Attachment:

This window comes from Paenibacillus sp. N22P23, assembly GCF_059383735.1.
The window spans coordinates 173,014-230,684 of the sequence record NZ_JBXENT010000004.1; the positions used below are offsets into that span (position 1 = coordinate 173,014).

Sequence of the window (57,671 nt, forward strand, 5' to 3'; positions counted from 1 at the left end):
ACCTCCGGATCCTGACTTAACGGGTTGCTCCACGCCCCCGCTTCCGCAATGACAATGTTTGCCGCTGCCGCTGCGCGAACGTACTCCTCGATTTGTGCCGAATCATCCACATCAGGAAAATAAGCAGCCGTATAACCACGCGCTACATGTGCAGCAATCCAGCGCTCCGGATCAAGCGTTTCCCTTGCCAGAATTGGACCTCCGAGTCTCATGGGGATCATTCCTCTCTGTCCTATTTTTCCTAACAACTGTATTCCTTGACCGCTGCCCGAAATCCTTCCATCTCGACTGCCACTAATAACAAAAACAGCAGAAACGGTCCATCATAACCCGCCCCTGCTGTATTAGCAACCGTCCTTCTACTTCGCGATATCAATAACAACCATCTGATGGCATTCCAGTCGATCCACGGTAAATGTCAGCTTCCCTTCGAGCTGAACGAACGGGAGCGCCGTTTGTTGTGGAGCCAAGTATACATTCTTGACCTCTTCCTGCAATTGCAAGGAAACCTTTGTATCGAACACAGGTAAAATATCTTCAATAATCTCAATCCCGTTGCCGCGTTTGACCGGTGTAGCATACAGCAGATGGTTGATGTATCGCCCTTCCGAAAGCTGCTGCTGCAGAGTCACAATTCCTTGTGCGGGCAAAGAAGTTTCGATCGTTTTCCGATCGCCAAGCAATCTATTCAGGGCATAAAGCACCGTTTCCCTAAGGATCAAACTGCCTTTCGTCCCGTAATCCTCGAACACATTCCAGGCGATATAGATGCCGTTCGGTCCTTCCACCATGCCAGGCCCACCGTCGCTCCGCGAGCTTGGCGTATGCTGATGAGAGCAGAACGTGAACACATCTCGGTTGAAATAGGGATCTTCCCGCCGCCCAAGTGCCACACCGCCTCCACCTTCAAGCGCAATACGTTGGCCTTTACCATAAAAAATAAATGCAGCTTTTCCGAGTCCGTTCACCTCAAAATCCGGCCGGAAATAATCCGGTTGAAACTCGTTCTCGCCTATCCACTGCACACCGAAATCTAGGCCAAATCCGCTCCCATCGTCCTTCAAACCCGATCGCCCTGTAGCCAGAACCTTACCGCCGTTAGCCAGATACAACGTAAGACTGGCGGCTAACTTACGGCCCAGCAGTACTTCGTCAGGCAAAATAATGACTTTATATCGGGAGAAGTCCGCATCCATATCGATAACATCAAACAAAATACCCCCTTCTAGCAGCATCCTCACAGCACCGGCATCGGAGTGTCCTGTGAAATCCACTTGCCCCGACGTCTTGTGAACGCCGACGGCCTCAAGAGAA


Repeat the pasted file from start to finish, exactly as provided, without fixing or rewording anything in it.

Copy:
This window comes from Paenibacillus sp. N22P23, assembly GCF_059383735.1.
The window spans coordinates 173,014-230,684 of the sequence record NZ_JBXENT010000004.1; the positions used below are offsets into that span (position 1 = coordinate 173,014).

Sequence of the window (57,671 nt, forward strand, 5' to 3'; positions counted from 1 at the left end):
ACCTCCGGATCCTGACTTAACGGGTTGCTCCACGCCCCCGCTTCCGCAATGACAATGTTTGCCGCTGCCGCTGCGCGAACGTACTCCTCGATTTGTGCCGAATCATCCACATCAGGAAAATAAGCAGCCGTATAACCACGCGCTACATGTGCAGCAATCCAGCGCTCCGGATCAAGCGTTTCCCTTGCCAGAATTGGACCTCCGAGTCTCATGGGGATCATTCCTCTCTGTCCTATTTTTCCTAACAACTGTATTCCTTGACCGCTGCCCGAAATCCTTCCATCTCGACTGCCACTAATAACAAAAACAGCAGAAACGGTCCATCATAACCCGCCCCTGCTGTATTAGCAACCGTCCTTCTACTTCGCGATATCAATAACAACCATCTGATGGCATTCCAGTCGATCCACGGTAAATGTCAGCTTCCCTTCGAGCTGAACGAACGGGAGCGCCGTTTGTTGTGGAGCCAAGTATACATTCTTGACCTCTTCCTGCAATTGCAAGGAAACCTTTGTATCGAACACAGGTAAAATATCTTCAATAATCTCAATCCCGTTGCCGCGTTTGACCGGTGTAGCATACAGCAGATGGTTGATGTATCGCCCTTCCGAAAGCTGCTGCTGCAGAGTCACAATTCCTTGTGCGGGCAAAGAAGTTTCGATCGTTTTCCGATCGCCAAGCAATCTATTCAGGGCATAAAGCACCGTTTCCCTAAGGATCAAACTGCCTTTCGTCCCGTAATCCTCGAACACATTCCAGGCGATATAGATGCCGTTCGGTCCTTCCACCATGCCAGGCCCACCGTCGCTCCGCGAGCTTGGCGTATGCTGATGAGAGCAGAACGTGAACACATCTCGGTTGAAATAGGGATCTTCCCGCCGCCCAAGTGCCACACCGCCTCCACCTTCAAGCGCAATACGTTGGCCTTTACCATAAAAAATAAATGCAGCTTTTCCGAGTCCGTTCACCTCAAAATCCGGCCGGAAATAATCCGGTTGAAACTCGTTCTCGCCTATCCACTGCACACCGAAATCTAGGCCAAATCCGCTCCCATCGTCCTTCAAACCCGATCGCCCTGTAGCCAGAACCTTACCGCCGTTAGCCAGATACAACGTAAGACTGGCGGCTAACTTACGGCCCAGCAGTACTTCGTCAGGCAAAATAATGACTTTATATCGGGAGAAGTCCGCATCCATATCGATAACATCAAACAAAATACCCCCTTCTAGCAGCATCCTCACAGCACCGGCATCGGAGTGTCCTGTGAAATCCACTTGCCCCGACGTCTTGTGAACGCCGACGGCCTCAAGAGAA